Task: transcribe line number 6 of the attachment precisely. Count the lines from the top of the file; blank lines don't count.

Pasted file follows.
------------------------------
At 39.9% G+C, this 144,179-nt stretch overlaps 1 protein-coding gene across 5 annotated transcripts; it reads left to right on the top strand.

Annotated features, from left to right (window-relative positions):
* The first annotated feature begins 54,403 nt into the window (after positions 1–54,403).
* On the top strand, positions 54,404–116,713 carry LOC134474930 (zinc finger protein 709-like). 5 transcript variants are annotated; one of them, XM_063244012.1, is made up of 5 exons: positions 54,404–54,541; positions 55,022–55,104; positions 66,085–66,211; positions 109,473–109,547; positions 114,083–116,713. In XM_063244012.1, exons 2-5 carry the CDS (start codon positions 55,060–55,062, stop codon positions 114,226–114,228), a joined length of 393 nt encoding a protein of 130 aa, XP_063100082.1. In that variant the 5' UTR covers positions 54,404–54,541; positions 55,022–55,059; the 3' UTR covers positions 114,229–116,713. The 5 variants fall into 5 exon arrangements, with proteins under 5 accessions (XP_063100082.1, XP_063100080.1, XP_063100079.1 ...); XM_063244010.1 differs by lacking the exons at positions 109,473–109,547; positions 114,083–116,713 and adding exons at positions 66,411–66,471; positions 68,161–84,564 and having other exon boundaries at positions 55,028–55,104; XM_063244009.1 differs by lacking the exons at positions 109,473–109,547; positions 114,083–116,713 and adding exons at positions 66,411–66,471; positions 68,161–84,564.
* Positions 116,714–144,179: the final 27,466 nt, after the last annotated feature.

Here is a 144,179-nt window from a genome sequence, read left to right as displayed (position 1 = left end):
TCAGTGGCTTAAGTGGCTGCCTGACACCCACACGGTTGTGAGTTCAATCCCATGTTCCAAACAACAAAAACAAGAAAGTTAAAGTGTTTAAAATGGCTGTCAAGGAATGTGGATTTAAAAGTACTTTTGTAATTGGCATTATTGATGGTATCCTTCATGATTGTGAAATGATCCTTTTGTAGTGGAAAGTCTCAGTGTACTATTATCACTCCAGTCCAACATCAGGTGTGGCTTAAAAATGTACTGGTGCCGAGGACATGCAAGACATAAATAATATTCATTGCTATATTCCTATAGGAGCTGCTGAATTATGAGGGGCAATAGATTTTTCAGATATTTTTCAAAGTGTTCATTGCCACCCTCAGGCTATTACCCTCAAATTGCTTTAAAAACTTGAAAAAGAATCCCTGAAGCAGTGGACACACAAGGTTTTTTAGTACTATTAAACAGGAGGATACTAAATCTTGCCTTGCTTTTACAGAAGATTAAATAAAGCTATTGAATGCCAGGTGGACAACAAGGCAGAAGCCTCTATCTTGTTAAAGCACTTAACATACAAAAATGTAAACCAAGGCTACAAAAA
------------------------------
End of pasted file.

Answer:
Here is a 144,179-nt window from a genome sequence, read left to right as displayed (position 1 = left end):